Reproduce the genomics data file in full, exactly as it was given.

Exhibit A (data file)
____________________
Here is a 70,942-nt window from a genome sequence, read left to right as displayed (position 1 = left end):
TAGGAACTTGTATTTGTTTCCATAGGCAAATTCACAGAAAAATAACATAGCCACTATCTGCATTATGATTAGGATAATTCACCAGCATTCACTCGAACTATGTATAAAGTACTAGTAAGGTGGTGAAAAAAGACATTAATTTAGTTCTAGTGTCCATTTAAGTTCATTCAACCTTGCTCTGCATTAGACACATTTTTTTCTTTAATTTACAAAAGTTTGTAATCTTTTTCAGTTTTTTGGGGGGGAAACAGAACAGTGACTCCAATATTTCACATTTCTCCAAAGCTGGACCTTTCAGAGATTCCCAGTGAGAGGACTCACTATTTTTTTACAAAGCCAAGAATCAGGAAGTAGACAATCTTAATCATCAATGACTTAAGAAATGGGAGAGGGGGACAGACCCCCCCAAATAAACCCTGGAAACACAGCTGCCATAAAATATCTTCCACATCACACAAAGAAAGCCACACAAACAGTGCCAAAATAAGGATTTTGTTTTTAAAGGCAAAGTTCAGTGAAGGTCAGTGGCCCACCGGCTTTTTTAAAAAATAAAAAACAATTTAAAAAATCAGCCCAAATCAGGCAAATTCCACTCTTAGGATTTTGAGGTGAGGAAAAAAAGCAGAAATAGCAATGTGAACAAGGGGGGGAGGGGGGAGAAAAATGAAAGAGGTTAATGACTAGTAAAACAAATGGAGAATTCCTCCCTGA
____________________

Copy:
Here is a 70,942-nt window from a genome sequence, read left to right as displayed (position 1 = left end):
TAGGAACTTGTATTTGTTTCCATAGGCAAATTCACAGAAAAATAACATAGCCACTATCTGCATTATGATTAGGATAATTCACCAGCATTCACTCGAACTATGTATAAAGTACTAGTAAGGTGGTGAAAAAAGACATTAATTTAGTTCTAGTGTCCATTTAAGTTCATTCAACCTTGCTCTGCATTAGACACATTTTTTTCTTTAATTTACAAAAGTTTGTAATCTTTTTCAGTTTTTTGGGGGGGAAACAGAACAGTGACTCCAATATTTCACATTTCTCCAAAGCTGGACCTTTCAGAGATTCCCAGTGAGAGGACTCACTATTTTTTTACAAAGCCAAGAATCAGGAAGTAGACAATCTTAATCATCAATGACTTAAGAAATGGGAGAGGGGGACAGACCCCCCCAAATAAACCCTGGAAACACAGCTGCCATAAAATATCTTCCACATCACACAAAGAAAGCCACACAAACAGTGCCAAAATAAGGATTTTGTTTTTAAAGGCAAAGTTCAGTGAAGGTCAGTGGCCCACCGGCTTTTTTAAAAAATAAAAAACAATTTAAAAAATCAGCCCAAATCAGGCAAATTCCACTCTTAGGATTTTGAGGTGAGGAAAAAAAGCAGAAATAGCAATGTGAACAAGGGGGGGAGGGGGGAGAAAAATGAAAGAGGTTAATGACTAGTAAAACAAATGGAGAATTCCTCCCTGA